Such was the question posed to me recently, and I chose information management (IM). So, after 17+ years at Gartner I am moving from the Applications team of analysts to the one focused on IM. Actually, this is not a new question for me……
I entered the computer field in 1968 as a programmer, and later worked my way up to the programmer/analyst and systems/business analyst roles. Around 1975 I was invited to interview for a job with American Company as a “data analyst”, Believe it or not, I was not that familiar with the concept of databases or data design (which were starting to emerge back then). And so then, as now, once I understood how important IM was, I was excited by the prospect of focusing on IM and decided to leave the field of application development (AD) for a while.
I actually spent about 10 years working on all aspects of IM, including a focus on metadata management and repositories. In the mid-80s, based on my knowledge of AD, IM and metadata, I was approached by a vendor (CGI Systems) to be the US product manager for a model-driven code generator (CASE tool), Pacbase. To be honest, those 5 years were as much about IM as AD when doing CASE projects using concepts like parallel decomposition of data and process diagrams.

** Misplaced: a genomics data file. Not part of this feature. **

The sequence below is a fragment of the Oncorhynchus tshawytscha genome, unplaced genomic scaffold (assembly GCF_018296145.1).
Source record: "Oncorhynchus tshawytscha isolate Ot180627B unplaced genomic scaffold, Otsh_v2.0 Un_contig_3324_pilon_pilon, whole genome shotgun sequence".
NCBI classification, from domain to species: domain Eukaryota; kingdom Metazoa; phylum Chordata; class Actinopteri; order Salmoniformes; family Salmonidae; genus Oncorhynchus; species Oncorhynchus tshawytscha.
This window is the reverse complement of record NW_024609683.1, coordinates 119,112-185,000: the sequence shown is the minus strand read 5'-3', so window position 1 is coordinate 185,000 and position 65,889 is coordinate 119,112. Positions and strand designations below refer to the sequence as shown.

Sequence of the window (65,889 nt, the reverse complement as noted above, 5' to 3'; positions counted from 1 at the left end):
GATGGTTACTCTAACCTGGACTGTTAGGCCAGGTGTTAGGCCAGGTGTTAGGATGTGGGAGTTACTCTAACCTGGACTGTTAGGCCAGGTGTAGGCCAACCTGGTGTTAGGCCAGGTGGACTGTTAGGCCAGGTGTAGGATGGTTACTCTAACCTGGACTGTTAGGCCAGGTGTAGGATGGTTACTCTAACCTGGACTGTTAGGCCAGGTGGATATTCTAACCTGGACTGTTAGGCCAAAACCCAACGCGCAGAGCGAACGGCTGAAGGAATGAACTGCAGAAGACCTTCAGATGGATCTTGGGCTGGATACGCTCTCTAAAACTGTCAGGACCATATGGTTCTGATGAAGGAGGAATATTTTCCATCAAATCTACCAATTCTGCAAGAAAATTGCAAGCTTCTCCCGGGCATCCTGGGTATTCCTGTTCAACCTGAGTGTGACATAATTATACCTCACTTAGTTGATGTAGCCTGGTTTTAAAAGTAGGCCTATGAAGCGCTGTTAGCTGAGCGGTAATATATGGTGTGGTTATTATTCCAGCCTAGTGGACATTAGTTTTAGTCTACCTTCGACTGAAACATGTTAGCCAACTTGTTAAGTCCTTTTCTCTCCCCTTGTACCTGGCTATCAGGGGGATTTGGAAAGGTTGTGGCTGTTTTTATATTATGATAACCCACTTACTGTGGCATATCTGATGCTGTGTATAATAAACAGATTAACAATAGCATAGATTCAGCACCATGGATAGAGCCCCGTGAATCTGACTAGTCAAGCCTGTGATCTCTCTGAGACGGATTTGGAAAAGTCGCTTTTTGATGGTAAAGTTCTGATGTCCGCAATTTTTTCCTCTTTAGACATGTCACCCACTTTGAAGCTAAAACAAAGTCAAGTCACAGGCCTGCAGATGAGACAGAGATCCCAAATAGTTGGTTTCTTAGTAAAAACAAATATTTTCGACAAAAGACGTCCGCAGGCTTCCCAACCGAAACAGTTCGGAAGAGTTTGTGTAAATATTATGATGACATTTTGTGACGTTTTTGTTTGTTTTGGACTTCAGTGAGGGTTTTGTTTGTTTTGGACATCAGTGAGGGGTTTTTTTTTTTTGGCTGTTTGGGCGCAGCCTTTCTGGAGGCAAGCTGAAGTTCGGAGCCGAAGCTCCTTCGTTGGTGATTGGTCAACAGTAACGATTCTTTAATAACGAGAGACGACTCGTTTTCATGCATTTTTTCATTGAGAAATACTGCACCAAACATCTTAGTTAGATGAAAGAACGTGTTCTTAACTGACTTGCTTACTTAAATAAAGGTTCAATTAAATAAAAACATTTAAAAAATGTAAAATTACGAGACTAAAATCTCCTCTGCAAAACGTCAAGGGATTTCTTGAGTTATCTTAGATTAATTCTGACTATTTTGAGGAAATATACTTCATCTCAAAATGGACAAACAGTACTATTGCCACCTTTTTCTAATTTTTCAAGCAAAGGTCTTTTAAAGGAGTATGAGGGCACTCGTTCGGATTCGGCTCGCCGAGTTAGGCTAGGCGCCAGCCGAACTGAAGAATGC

Later, I would parlay all those things together into a management position to head up an organization which focused on IM and development methods and tools at Blue Cross/Clue Shield of Florida.
My true love, however, has always been in research. And so, when the opportunity arose to come to Gartner in December of 1993 I jumped on it. Back then, I was in the AD research team and wrote on CASE tools, business process analysis/modeling tools, data modeling/database design tools, and metadata repositories. In recent years I have been in the Application Architecture team with a focus on the collaboration of application architects with others doing enterprise, technology and business architecture and their relationship to AD analyst roles and tools.
So why IM again now? Two reasons, related to what I see as the re-emergence of the importance of IM:
1) As we increasingly add new types of mobile devices, social networks, Cloud computing and other types of technologies and applications on top of existing data structures, the data architecture becomes even more important and requires change (especially in terms of the layer of data services and data transformations) in order to support new agile business process requirements.
2) Metadata management – which permits the understanding of how this all fits together – becomes a critical set of technologies and disciplines, not only to the IM team, but to all aspects of the enterprise.
And so, in my new position, I look to have a greater focus on the issues of metadata management and information services and collaboration with the business and developers.
Net: Organizations need to have personnel who are good at both Applications and Information (and in collaboration). But for the next few years I look forward to once again focusing on IM as a priority for my research!
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